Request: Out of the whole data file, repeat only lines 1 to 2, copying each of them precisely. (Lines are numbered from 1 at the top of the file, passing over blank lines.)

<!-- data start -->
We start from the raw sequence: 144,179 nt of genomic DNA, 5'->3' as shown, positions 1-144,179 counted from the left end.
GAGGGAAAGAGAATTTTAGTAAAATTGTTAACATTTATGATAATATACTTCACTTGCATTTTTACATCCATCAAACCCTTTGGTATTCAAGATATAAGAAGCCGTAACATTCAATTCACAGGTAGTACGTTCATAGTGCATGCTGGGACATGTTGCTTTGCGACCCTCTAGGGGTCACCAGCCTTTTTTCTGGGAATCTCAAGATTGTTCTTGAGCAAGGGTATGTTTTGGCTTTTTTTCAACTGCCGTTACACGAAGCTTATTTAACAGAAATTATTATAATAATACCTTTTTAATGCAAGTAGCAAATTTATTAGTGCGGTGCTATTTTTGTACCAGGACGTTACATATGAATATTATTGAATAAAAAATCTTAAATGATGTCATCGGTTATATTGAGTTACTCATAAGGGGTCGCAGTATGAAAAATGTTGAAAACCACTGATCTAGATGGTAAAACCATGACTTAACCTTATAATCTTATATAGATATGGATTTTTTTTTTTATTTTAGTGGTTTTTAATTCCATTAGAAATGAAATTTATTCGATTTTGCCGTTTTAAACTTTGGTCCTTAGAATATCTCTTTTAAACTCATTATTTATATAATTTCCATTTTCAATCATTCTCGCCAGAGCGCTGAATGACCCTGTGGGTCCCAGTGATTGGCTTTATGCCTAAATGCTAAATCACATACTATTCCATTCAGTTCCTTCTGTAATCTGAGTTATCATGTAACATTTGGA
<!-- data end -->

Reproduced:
We start from the raw sequence: 144,179 nt of genomic DNA, 5'->3' as shown, positions 1-144,179 counted from the left end.
GAGGGAAAGAGAATTTTAGTAAAATTGTTAACATTTATGATAATATACTTCACTTGCATTTTTACATCCATCAAACCCTTTGGTATTCAAGATATAAGAAGCCGTAACATTCAATTCACAGGTAGTACGTTCATAGTGCATGCTGGGACATGTTGCTTTGCGACCCTCTAGGGGTCACCAGCCTTTTTTCTGGGAATCTCAAGATTGTTCTTGAGCAAGGGTATGTTTTGGCTTTTTTTCAACTGCCGTTACACGAAGCTTATTTAACAGAAATTATTATAATAATACCTTTTTAATGCAAGTAGCAAATTTATTAGTGCGGTGCTATTTTTGTACCAGGACGTTACATATGAATATTATTGAATAAAAAATCTTAAATGATGTCATCGGTTATATTGAGTTACTCATAAGGGGTCGCAGTATGAAAAATGTTGAAAACCACTGATCTAGATGGTAAAACCATGACTTAACCTTATAATCTTATATAGATATGGATTTTTTTTTTTATTTTAGTGGTTTTTAATTCCATTAGAAATGAAATTTATTCGATTTTGCCGTTTTAAACTTTGGTCCTTAGAATATCTCTTTTAAACTCATTATTTATATAATTTCCATTTTCAATCATTCTCGCCAGAGCGCTGAATGACCCTGTGGGTCCCAGTGATTGGCTTTATGCCTAAATGCTAAATCACATACTATTCCATTCAGTTCCTTCTGTAATCTGAGTTATCATGTAACATTTGGA